Articles

The Inherent Value of Work by Andrew J. Spencer

The Inherent Value of Work ANDREW J. SPENCER Andrew Spencer is Associate Vice President for Institutional Effectiveness at Oklahoma Baptist University; he holds a PhD in theological studies from Southeastern Baptist Theological Seminary Abstract: In recent scholarship and popular discourse, there has been an explosion of interest in the topic of faith and work. The revival of this age-old discussion has helped to revitalize a Christian understanding of the vocation and ministry through daily labor. While the faith and work conversation is healthy and has benefited many people, it suffers from an insufficient value system. This essay argues that work should be seen as having primarily inherent value. Work is not intrinsically valuable: it has no value in and of itself. Nor does it have purely instrumental value. Instead, work is valuable inasmuch as it serves the common good and reflects the moral order of the created order. This three-tiered value system is drawn from Augustine, but has most recently been championed by C. I. Lewis. Ascribing inherent value, rather than intrinsic or instrumental, to work enables individuals to balance several vocations and adjudicate between ethically acceptable and unacceptable vocations. Key Words: Value theory, faith and work, inherent value, C. I….

Reading with the Masoretes: The Exegetical Value of the Masoretic Accents by Marcus A. Leman
Articles , Old Testament / March 21, 2017

Reading with the Masoretes: The Exegetical Value of the Masoretic Accents MARCUS A. LEMAN Marcus Leman is a PhD candidate in Old Testament at the Southern Baptist Theological Seminary and is focusing on biblical languages and the Masoretic accent system Abstract: The Masoretic accent system provides biblical exegetes with a reading companion that can clarify and confirm the sense of the text. This historic reading tradition covers the entire corpus of the Hebrew Bible. Understood according to its hierarchical structure, this system offers interpreters assistance at various levels of exegesis. Beginning students will benefit from the way the accents indicate clause boundaries. Intermediate interpreters have the opportunity to understand how the reading tradition groups clauses syntactically. Advanced scholars possess the ability to see the semantic highlights that the Masoretes built into their patterns of accentuation. Thus, at every level of study, the Masoretic accents prove to be a valuable reading partner. This article exposes the historical rise and hermeneutical principles that brought about the accent system. Building on that foundation, various examples from the book of Judges illustrate the usefulness of the tradition for Hebrew exegetes. Key Words: accents, Masoretic Text, exegesis, Hebrew syntax, Semantics, Book of Judges Share this on:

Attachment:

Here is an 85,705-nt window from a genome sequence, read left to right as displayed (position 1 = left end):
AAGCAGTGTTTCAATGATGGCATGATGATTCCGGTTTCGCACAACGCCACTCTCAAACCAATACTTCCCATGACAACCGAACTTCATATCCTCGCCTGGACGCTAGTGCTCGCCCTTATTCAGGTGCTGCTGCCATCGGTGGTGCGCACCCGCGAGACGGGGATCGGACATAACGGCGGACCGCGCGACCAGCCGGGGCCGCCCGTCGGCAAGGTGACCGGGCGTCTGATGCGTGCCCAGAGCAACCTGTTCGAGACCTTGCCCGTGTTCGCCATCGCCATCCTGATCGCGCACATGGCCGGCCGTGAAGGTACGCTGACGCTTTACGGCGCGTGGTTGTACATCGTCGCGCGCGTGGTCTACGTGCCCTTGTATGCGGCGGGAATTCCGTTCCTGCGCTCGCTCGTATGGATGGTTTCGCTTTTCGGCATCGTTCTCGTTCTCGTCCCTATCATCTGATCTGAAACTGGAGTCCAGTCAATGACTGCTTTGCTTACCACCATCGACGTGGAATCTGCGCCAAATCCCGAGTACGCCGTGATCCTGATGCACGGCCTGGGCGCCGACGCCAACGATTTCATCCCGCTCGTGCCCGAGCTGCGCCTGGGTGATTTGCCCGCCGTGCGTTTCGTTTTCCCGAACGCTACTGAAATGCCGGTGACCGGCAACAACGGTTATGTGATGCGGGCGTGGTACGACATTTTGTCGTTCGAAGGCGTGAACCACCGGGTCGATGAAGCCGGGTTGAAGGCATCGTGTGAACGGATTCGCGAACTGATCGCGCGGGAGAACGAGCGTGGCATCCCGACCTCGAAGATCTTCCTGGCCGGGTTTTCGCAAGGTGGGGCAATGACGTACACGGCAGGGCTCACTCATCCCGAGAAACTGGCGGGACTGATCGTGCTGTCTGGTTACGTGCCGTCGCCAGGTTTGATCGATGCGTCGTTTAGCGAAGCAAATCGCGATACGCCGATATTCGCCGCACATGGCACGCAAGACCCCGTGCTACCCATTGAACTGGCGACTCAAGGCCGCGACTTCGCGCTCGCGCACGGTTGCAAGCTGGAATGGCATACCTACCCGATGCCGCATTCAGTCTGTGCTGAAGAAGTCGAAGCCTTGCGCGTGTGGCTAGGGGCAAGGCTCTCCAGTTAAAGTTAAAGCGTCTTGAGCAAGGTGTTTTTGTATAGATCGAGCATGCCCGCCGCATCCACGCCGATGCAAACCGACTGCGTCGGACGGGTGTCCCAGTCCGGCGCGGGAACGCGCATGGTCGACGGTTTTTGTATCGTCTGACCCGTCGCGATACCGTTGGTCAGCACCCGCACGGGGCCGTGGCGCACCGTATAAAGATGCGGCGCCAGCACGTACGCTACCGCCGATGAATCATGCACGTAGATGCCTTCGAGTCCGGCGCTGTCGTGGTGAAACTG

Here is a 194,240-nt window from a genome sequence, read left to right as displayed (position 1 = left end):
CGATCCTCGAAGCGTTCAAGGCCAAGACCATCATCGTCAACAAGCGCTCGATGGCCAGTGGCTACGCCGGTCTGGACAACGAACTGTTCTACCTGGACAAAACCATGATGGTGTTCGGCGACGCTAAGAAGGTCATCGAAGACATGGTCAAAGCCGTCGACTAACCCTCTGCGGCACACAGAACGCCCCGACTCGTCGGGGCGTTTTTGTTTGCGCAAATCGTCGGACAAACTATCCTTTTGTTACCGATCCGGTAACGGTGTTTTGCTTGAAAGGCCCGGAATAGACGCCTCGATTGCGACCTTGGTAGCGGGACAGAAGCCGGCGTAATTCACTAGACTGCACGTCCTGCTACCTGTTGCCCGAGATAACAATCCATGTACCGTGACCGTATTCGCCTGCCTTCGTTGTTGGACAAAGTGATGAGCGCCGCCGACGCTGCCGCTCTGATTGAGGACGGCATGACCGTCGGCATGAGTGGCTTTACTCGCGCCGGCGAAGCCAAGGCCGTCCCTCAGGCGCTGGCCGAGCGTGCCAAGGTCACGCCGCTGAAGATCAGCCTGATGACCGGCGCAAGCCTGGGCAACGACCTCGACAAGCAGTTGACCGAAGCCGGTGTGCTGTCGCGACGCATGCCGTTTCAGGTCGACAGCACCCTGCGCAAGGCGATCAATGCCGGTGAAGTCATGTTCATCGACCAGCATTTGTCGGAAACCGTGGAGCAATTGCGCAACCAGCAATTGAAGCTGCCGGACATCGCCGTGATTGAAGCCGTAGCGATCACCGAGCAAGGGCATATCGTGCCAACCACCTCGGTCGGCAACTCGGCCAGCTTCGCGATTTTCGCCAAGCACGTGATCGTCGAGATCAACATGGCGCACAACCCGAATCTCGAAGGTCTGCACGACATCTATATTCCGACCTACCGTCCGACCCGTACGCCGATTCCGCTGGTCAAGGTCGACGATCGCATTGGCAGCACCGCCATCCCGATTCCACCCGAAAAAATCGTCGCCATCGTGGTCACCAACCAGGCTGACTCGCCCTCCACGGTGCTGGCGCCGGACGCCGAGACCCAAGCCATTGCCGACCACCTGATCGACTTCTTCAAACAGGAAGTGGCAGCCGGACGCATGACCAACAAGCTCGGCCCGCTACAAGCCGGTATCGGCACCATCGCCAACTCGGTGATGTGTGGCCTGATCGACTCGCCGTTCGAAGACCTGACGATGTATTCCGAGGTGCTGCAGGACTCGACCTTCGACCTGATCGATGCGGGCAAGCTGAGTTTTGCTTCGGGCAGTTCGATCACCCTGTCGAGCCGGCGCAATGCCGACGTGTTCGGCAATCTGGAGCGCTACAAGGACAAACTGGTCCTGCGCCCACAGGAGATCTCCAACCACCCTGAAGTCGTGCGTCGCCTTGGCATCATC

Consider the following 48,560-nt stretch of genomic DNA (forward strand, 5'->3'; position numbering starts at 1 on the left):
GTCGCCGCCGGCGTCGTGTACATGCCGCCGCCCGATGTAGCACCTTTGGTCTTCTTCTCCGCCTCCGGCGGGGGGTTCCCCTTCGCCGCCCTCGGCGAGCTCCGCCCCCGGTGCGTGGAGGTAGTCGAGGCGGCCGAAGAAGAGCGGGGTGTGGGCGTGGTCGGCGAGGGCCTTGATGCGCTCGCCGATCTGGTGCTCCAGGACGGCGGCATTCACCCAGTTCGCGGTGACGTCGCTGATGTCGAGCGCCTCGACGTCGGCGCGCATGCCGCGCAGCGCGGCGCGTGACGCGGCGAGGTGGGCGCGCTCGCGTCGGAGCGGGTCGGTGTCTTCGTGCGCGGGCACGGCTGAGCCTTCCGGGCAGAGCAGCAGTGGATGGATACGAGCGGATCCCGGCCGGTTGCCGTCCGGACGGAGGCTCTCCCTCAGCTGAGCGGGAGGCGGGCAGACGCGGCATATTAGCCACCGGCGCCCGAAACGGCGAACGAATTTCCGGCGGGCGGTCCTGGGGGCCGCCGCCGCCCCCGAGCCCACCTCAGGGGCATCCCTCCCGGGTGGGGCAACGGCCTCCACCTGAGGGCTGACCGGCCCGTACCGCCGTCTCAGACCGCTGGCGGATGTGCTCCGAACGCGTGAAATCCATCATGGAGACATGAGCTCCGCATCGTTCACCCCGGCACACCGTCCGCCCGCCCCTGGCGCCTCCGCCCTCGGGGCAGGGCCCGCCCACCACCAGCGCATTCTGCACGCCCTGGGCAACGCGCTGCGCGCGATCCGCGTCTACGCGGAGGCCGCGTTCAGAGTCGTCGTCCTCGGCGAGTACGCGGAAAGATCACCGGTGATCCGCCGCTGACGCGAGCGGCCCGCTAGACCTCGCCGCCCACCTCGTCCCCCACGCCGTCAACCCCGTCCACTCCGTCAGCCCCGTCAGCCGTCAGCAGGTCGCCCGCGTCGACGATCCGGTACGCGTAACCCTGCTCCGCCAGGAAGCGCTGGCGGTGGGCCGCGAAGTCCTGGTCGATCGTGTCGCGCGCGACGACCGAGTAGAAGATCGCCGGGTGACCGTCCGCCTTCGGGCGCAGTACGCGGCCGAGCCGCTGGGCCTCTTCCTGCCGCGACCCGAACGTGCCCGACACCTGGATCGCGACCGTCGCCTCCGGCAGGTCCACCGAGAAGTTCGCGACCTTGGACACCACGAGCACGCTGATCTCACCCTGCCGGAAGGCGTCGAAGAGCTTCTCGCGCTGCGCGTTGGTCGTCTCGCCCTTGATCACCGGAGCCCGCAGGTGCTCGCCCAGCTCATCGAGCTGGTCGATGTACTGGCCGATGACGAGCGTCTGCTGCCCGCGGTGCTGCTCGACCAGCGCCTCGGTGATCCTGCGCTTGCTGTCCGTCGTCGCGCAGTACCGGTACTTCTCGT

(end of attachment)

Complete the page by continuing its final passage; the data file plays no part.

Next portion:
Humanity As City-Builders: Observations On Human Work From Hebrews’ Interpretation Of Genesis 1-11 by Casey Croy

Humanity As City-Builders: Observations On Human Work From Hebrews’ Interpretation Of Genesis 1-11 CASEY CROY Casey Croy is a PhD candidate in biblical theology at The Southern Baptist Theological Seminary; he holds degrees from Southeastern Baptist Theological Seminary and The Queen’s University of Belfast, Northern Ireland Abstract: Hebrews 11:10 claims that Abraham “was looking forward to the city that has foundations, whose designer and builder is God” (ESV). The Genesis narrative, however, seems devoid of any indication that Abraham was looking for a city, leading some modern interpreters to conclude that the author of Hebrews was allegorizing the Genesis narrative. On the contrary, reading Genesis 1–11 (the preceding context of the Abraham narrative) from the perspective of the author of Hebrews reveals details which indicate that he is making a valid inference from the text of Genesis. Specifically, the text of Genesis presents the city of Babel (Gen 11) as the antithesis of God’s original plan for human flourishing. The author of Hebrews’s reading of the Genesis narrative reveals his theological perspective on God’s original purpose for humanity, which has several implications for how Christians should reconsider the divide often assumed between sacred and secular work. Key Words: Hebrews 11,…

A Traditional Protestant Formulation of Sola Fide as the Source of Political Unity by Jonathan Leeman

A Traditional Protestant Formulation of Sola Fide as the Source of Political Unity JONATHAN LEEMAN Jonathan Leeman (PhD, University of Wales) is the editorial director for 9Marks, an organization that produces church leadership resources in Washington, D.C. He also teaches in a number of seminaries and is the author of multiple books on the church Abstract: The doctrine of justification by faith alone does not merely have political implications; it is a political doctrine outright. Of course, this claim runs directly against critics of sola fide who claim that speaking of justice “by faith” guts the word “justice” of the very thing it needs–action or works. But this article argues that a classic Protestant understanding of sola fide is history’s unexpected ground of political unity. Objectively, justification is a covenantal verdict that declares someone righteous before a body politic. Subjectively, sola fide robs political actors of the incentives to warfare and domination by giving them that which all people, nations, and armies primarily seek–justification, standing, and the recognition of existence. The person justified by faith must no longer prove or justify him or herself by any earthly measurement: race (“I’m Aryan”), ethnicity (“I’m Serbian”), gender (“I’m male”), class (“I’m aristocracy”),…